The USCIS Ombudsman, which is charged with providing an independent perspective to USCIS, released its 2018 Annual Report last week. A portion of the report focused on the EB-5 Immigrant Investor Program, discusses some of the key issues facing the EB-5 industry today, and seeks to address those concerns and implement other reforms.
The report also included a brief synopsis of the 290 comments received by USCIS in response to the January 2017 Notice of Proposed Rulemaking (NPRM), which could provide some insight into how the final set of EB-5 regulations will look. Initially anticipated in August, the latest news is they may only be released near the end of 2018 calendar year:
- No Retroactive Application of Regulations. The report indicates that increasing the minimum EB-5 capital investment has generally accepted by the public, though it notes that such acceptance appears “to hinge on USCIS’ agreement to grandfather in all I-526 petitions that were filed based on the rules that were in effect at the time the investor made his or her capital contribution.” We certainly hope USCIS sticks by this agreement. The report also notes the possibility of “project failures” in the event the proposed rules regarding Targeted Employment Areas (TEAs) do not grandfather in partially-completed or funded EB-5 projects. Retroactively increasing the minimum investment amounts without grandfathering the current rules on those stuck in the increasingly long waiting lines would be devastating to the EB-5 industry.
- Increased Investment Differential for TEAs. With regards to the investment level amount, the report keys in on public comments suggesting that “the differential should be greater if the agency wants to encourage more EB-5 money to flow to more rural and economically distressed areas.” This is directly in conflict with the draft legislation the EB-5 industry saw in March 2018 that would have created a mere $100,000 differential with $925,000 for TEA and $1,025,000 for non-TEA in a key bill. The regulations provided a larger “delta” of $1,350,000 versus $1,800,000.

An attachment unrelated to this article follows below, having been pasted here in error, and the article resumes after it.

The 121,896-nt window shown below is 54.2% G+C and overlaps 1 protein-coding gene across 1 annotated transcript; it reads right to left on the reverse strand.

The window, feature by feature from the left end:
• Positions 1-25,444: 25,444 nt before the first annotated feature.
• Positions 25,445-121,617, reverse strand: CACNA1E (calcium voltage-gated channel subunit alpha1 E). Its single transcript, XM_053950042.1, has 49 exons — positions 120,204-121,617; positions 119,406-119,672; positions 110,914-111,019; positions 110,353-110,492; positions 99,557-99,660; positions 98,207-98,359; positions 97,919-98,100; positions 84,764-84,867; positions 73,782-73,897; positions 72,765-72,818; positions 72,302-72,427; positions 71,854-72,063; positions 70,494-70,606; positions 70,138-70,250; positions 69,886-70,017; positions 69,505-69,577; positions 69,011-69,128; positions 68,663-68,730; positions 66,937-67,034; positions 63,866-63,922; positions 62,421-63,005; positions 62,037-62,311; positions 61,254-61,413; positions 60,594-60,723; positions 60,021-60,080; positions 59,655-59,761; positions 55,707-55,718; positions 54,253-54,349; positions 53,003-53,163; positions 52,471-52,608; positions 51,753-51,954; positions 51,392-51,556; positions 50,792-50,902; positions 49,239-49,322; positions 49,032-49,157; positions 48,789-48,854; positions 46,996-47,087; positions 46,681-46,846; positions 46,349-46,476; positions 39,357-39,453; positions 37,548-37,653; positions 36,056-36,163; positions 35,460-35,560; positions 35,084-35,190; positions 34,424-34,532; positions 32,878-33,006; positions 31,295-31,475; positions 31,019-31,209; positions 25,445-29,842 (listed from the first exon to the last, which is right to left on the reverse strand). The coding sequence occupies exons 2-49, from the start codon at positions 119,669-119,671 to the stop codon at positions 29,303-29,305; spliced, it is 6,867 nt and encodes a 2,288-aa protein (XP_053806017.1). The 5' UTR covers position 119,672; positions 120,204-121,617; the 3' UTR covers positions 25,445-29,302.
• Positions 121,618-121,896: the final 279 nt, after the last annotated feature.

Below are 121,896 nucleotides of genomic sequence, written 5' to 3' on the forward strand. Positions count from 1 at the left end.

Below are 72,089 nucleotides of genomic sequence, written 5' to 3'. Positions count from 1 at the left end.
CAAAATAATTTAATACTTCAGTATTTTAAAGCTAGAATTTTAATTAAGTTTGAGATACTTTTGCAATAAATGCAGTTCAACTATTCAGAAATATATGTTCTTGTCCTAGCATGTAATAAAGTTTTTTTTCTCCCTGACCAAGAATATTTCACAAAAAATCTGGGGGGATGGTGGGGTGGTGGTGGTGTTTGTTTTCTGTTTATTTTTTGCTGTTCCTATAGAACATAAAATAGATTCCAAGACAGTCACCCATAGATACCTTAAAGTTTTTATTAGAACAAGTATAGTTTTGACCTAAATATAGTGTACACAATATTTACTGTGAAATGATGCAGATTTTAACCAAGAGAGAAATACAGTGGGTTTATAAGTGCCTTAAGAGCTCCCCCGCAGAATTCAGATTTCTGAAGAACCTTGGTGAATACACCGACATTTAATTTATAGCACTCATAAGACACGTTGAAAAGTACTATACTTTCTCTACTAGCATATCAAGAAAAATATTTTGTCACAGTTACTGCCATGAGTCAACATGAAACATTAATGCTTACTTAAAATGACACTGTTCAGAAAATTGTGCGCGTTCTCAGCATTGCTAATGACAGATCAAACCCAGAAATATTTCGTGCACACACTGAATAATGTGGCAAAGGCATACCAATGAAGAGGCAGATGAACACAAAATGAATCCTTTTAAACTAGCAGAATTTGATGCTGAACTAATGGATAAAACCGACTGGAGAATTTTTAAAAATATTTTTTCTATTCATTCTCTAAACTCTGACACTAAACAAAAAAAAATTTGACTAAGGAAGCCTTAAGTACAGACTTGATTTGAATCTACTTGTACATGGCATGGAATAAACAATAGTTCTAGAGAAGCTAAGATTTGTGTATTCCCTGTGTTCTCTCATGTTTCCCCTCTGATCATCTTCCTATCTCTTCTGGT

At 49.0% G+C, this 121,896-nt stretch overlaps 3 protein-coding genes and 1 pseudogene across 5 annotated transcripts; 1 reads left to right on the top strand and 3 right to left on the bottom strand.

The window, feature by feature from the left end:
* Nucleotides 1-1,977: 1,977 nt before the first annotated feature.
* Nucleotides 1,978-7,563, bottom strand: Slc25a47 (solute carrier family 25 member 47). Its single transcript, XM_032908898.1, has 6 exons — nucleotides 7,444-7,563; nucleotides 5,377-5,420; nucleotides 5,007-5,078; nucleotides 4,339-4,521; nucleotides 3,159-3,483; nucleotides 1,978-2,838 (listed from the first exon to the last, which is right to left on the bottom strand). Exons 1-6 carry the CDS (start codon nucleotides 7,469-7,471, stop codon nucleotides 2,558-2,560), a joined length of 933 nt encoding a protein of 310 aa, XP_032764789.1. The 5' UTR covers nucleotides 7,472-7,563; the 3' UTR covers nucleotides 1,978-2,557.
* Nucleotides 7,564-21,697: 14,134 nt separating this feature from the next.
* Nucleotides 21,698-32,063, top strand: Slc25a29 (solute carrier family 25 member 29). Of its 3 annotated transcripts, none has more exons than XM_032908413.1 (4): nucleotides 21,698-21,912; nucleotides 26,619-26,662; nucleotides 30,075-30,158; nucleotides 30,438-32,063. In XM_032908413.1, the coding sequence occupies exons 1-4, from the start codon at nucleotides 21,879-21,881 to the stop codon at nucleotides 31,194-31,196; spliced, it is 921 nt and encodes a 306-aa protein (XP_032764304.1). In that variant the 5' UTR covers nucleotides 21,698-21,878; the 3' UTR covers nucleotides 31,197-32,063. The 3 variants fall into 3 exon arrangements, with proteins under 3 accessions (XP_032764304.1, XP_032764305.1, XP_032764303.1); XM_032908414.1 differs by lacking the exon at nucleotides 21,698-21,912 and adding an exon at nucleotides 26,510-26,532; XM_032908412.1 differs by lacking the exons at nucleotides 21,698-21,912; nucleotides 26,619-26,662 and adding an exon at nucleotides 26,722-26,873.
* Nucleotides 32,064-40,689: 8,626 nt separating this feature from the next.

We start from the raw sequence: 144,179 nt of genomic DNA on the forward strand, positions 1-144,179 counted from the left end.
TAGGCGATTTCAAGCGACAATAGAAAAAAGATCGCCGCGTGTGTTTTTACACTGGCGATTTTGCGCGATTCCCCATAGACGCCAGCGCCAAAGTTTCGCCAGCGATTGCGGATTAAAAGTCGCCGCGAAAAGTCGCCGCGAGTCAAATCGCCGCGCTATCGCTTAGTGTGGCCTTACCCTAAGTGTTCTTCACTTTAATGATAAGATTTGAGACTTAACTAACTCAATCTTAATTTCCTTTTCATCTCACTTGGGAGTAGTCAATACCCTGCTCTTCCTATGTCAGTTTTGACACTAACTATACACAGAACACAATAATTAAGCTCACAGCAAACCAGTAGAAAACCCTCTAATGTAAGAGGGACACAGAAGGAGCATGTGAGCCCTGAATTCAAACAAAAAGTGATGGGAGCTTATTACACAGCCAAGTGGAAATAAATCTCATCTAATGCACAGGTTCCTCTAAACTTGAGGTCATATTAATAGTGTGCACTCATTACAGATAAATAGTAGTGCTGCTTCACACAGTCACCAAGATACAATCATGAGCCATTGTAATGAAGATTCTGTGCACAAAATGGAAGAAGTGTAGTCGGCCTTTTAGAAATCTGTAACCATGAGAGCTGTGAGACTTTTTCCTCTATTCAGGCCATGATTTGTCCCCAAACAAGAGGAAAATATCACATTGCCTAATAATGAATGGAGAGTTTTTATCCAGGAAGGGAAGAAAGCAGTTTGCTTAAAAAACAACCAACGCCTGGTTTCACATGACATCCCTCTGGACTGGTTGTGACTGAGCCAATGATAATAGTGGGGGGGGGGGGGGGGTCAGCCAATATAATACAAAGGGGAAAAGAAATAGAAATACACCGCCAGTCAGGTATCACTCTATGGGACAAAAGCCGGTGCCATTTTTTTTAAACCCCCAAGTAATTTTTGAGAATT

- Leveling the Playing Field. A key part of the proposed regulations was reform to the designation and use of TEAs. The report indicates that public comments to TEA changes “were generally favorable” and that a “methodology that limits TEA configurations to one that permits the census tract where the project is located, with each of the immediately surrounding and adjoining census tracks will accomplish [USCIS’] goal.” Interestingly, in challenge to those “moneyed interests” that Senator Grassley has railed against, the report claims (without any support) that such reforms will “level the playing field for other EB-5 developers and projects competing for the same foreign investment monies.”
Additionally, the USCIS Ombudsman makes the following statement with regards to EB-5 visa waiting lines that have severely impacted the industry:
The EB-5 Program is at a critical fork in the road, and USCIS must work with the EB-5 industry, so that the updated regulations meets the statutory framework of creating jobs for Americans and attracting direct foreign investment, both areas where the EB-5 Program has been a resounding success. Moreover, providing protection to those who have already invested, including relief for families stuck in the increasing waiting lines, and relief for those who invested in good faith in failed or distressed projects, is critical. Most important, the program needs to ensure that 10,000 investors, not 2,500 investors and their families, are able to participate and obtain conditional green card status, annually. Wolfsdorf Rosenthal LLP will continue to advocate improvements to the EB-5 Program to improve consistency in adjudications and to ensure USCIS follows the law.